Report: Biden administration reverts to Trump-era deportation flights

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WASHINGTON, D.C. —  In a major policy reversal, Friday report has revealed that despite fighting Texas efforts to secure the border, the Biden Administration has resumed deportation flights to Mexico. 

The report published by The New York Times indicated that the first flight in the resumed deportations left the U.S. on Tuesday bound for the Mexican city of Morelia located deep in central Mexico. The city was allegedly chosen to discourage the Mexican nationals from attempting to return, leaving them approximately 1,026 miles from the nearest border crossing at El Paso, TX.

Two anonymous U.S. officials told the Times that the flight carried over 100 illegal immigrants back to Mexico. A senior official from the Mexican government said that the flights are expected to continue regularly for the first time in two years.

As previously reported by Law Enforcement Today, ICE data reported from 2023 confirmed that under the Biden administration, only about 142,000 deportations in total were carried out, despite Customs and Border Protection reporting over 3.2 million known encounters with illegal immigrants. It works out to a paltry 4.4 percent deportation rate relative to official encounters.

Among those deported, 49 percent had criminal histories other than the criminal act of entering the U.S. illegally, according to ICE. On average they had 3.8 criminal convictions each.

Even this proportionally insignificant number of deportations was a record number for the Biden administration. In total across the first three years of the Biden presidency, only 243,768 deportations were conducted with 59,011 in 2021, and 72,177 in 2022. Conversely, under President Donald Trump over the two years between 2018-2020, 709,227 illegal immigrants were deported.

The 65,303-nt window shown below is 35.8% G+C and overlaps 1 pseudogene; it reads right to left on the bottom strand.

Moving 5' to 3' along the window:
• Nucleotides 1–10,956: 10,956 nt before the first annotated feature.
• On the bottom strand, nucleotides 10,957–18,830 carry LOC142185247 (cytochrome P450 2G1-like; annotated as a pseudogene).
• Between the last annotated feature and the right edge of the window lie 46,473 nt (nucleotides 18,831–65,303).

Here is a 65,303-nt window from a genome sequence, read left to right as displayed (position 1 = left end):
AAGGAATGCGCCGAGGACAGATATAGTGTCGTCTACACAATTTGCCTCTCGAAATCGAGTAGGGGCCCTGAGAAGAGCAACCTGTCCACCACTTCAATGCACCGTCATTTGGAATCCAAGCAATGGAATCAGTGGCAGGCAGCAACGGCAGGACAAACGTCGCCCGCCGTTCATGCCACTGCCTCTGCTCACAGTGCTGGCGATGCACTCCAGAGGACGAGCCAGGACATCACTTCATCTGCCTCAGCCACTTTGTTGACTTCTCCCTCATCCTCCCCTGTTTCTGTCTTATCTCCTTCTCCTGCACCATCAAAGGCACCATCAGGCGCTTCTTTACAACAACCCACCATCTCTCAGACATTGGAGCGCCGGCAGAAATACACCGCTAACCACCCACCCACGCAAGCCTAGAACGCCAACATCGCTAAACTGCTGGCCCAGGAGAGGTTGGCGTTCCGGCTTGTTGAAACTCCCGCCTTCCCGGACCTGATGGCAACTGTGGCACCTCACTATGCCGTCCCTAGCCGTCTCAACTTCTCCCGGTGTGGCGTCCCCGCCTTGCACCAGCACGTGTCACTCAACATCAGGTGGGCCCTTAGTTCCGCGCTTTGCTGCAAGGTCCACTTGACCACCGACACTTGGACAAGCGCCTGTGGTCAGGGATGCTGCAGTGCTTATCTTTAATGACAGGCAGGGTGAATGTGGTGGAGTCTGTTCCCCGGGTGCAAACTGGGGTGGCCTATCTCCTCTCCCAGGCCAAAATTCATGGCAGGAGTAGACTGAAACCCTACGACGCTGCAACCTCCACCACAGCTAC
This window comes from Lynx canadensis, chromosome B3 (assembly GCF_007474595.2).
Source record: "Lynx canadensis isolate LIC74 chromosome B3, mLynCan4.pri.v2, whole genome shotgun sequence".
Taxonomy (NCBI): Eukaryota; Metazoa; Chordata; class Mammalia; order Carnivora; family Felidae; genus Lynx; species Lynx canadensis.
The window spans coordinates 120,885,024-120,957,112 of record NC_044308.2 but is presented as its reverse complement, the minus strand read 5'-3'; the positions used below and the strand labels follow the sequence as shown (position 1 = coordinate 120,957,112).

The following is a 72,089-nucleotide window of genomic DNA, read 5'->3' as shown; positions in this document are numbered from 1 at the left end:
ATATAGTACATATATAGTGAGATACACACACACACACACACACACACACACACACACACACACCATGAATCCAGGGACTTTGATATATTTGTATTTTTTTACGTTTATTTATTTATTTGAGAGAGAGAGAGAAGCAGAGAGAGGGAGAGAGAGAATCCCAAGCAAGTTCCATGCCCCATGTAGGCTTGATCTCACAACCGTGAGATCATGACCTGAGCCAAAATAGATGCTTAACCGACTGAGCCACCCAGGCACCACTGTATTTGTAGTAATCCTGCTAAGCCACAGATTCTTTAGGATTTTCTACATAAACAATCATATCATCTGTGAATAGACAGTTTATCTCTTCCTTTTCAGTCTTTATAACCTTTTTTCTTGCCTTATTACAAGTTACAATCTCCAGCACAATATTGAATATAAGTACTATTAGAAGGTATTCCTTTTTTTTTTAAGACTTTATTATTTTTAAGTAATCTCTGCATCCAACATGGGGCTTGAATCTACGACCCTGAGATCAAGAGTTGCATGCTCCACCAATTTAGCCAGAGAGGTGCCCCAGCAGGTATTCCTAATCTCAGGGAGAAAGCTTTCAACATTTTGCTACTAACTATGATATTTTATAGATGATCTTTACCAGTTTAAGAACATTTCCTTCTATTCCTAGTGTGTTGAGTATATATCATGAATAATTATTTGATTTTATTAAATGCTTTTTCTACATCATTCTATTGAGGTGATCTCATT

Annie Correal of the Andes Bureau for The New York Times observed in a post to X, "More than 56k Mexicans were apprehended by border agents in Dec, the highest number since last spring."

The Times reported that Biden halted all deportation flights to Mexico in 2022, pivoting flight operations to deport illegal immigrants from Haiti and Venezuela. 

Joe Biden has, as the outlet noted, repeatedly pushed for the proposed Senate immigration bill that would allegedly allow him "as president, the emergency authority to shut down the border until it could get back under control," according to The Associated Press. However, under existing law, the President's power to close the border is not only already existent, but it is extensive.

The appropriate statute of immigration law INA § 212(f), which came to public attention in 2019 under the Trump administration grants a sitting president extremely broad power to regulate illegal immigration stating:

"Whenever the President finds that the entry of any aliens or of any class of aliens into the United States would be detrimental to the interests of the United States, he may by proclamation, and for such period as he shall deem necessary, suspend the entry of all aliens or any class of aliens as immigrants or nonimmigrants, or impose on the entry of aliens any restrictions he may deem to be appropriate."

This has even been legally tested in Trump v. Hawaii, in which the Supreme Court upheld the travel ban put in place by the 45th president, noting the statute “exudes deference to the President” and “vests [him] with ‘ample power’ to impose entry restrictions in addition to those elsewhere enumerated in the INA,” as noted by the Congressional Research Service.
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